Roberto Clemente was a Puerto Rican-born major league player that spent his entire career with the Pittsburgh
Pirates. His tenure there began in 1955 and ended in 1972.
In those 18 seasons in Pittsburgh, Clemente made his presence on the field known and managed to become an all-star 13 times. Along with that honor, he amassed some impressive individual statistics.
Clemente hit an impressive 240 home runs and maintained a career batting average of .317. From the plate, he also batted in over 1,300 runs and hit exactly 3,000 hits.
In the field, he was also impressive. His main position was right field, and in his career, he was a Gold Glove Award winner for 12 straight seasons.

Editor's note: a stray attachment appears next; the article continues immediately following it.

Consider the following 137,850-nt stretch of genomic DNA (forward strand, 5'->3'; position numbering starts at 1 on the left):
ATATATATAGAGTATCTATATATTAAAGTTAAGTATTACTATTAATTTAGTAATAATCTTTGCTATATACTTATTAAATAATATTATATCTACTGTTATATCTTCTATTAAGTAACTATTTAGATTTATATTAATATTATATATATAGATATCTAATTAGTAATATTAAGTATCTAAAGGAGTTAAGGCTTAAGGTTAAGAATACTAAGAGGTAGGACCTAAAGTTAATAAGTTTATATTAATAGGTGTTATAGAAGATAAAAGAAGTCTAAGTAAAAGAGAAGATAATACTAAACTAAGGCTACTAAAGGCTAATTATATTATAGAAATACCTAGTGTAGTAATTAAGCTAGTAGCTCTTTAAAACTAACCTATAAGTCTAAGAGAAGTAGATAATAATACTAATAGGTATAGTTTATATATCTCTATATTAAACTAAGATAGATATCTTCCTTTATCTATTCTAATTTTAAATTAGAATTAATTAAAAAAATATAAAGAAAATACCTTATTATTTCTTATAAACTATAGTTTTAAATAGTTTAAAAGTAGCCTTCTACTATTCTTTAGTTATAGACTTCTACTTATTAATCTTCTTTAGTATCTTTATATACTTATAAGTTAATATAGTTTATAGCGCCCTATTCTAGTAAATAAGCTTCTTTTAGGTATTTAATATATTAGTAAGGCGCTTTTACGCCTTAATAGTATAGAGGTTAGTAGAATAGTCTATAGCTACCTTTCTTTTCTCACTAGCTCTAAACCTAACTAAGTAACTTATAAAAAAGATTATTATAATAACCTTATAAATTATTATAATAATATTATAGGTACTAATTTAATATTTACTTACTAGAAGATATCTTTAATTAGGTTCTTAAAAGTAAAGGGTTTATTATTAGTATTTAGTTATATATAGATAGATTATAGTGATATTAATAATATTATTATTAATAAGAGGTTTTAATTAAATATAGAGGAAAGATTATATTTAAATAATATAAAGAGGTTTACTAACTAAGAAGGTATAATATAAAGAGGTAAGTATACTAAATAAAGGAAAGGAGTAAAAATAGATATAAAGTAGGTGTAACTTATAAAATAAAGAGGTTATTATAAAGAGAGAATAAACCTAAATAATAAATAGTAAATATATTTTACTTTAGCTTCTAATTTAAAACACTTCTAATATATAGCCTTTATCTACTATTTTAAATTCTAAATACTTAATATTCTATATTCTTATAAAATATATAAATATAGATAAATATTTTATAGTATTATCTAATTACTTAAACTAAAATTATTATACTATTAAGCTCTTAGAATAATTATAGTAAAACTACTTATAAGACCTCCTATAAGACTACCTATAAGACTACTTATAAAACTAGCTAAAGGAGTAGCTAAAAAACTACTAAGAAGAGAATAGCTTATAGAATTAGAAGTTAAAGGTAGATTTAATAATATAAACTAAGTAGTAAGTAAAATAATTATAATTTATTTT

As a member of the Pirates, Clemente contributed to two World Series champion teams in 1960 and 1971. In the latter event, Clemente earned the World Series MVP honor.
Even in death, Clemente still had an impact on professional baseball. His team retired his number in the season following his passing. Clemente also set a new precedent for Hall of Fame Induction.Sadly, Clemente's life ended prematurely at the age of 38. At the time, Clemente was an active professional player. In December of 1972, he boarded a plane to give aid to those suffering from an earthquake in Nicaragua. The plane crashed in Puerto Rico, killing Clemente and four others.
After Clemente's death, the Hall of Fame began to allow deceased players to become eligible for enshrinement. Previously, there was a five-year wait. But Clement's skills and legacy were so undeniable that he deserved a place in the Hall of Fame as soon as possible.